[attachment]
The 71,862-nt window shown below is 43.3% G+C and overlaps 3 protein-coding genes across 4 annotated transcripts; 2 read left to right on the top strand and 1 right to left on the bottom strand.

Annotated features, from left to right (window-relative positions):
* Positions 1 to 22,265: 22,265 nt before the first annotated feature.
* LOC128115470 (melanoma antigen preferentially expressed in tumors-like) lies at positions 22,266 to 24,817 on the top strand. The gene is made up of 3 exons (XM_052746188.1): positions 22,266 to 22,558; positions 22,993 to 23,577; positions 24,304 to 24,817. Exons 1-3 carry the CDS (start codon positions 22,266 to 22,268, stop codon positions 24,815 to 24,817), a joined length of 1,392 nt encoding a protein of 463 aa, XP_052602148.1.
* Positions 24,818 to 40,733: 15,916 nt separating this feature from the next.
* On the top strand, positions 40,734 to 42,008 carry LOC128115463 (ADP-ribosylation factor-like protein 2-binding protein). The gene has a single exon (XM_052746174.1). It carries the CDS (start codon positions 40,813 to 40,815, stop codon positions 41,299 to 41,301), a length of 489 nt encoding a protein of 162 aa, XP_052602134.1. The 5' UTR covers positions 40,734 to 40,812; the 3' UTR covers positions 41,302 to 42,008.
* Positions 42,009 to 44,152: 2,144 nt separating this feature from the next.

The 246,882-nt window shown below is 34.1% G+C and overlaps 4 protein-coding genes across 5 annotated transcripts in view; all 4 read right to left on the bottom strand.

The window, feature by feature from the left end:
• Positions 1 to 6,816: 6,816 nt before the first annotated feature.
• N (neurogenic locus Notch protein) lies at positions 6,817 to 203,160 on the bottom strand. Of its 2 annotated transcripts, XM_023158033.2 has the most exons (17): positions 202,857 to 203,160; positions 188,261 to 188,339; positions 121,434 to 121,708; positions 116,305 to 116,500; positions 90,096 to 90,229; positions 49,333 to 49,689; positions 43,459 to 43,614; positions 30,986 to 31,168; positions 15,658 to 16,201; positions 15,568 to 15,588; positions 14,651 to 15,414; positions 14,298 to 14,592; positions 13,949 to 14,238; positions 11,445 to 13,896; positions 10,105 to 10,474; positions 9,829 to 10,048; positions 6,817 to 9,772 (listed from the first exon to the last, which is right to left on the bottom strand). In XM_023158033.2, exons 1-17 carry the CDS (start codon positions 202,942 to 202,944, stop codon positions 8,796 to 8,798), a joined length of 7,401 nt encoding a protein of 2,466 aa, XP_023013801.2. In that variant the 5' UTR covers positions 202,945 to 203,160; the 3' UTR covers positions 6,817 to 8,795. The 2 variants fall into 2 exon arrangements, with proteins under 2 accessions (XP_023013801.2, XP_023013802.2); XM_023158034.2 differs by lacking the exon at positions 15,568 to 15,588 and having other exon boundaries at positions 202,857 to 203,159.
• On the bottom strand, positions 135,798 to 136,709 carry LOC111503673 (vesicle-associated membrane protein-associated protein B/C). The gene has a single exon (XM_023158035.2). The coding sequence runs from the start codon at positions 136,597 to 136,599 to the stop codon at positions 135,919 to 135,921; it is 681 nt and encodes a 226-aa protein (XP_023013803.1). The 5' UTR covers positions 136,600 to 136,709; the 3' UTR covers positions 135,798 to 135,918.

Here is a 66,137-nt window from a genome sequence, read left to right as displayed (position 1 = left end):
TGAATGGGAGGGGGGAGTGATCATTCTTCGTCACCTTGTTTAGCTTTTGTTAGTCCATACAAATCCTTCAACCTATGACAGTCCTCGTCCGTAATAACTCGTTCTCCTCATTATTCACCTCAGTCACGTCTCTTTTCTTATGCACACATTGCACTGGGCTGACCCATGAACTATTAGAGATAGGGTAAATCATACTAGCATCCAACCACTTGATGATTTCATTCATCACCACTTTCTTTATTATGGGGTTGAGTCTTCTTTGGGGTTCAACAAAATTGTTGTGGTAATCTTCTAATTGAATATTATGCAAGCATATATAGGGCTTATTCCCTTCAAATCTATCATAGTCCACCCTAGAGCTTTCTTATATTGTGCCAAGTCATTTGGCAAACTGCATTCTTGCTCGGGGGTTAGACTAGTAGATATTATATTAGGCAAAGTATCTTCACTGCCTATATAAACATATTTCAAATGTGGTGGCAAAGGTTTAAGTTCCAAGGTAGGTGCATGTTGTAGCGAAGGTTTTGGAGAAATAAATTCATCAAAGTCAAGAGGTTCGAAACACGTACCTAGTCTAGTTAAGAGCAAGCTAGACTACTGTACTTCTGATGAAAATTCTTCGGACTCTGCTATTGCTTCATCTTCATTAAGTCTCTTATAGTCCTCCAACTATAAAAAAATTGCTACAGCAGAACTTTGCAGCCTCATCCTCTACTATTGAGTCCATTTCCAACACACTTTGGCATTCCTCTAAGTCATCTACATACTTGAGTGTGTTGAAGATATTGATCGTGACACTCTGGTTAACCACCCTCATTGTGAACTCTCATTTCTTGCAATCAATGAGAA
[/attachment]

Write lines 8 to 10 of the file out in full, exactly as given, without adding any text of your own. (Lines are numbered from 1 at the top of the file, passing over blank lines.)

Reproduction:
The 246,882-nt window shown below is 34.1% G+C and overlaps 4 protein-coding genes across 5 annotated transcripts in view; all 4 read right to left on the bottom strand.

The window, feature by feature from the left end:
• Positions 1 to 6,816: 6,816 nt before the first annotated feature.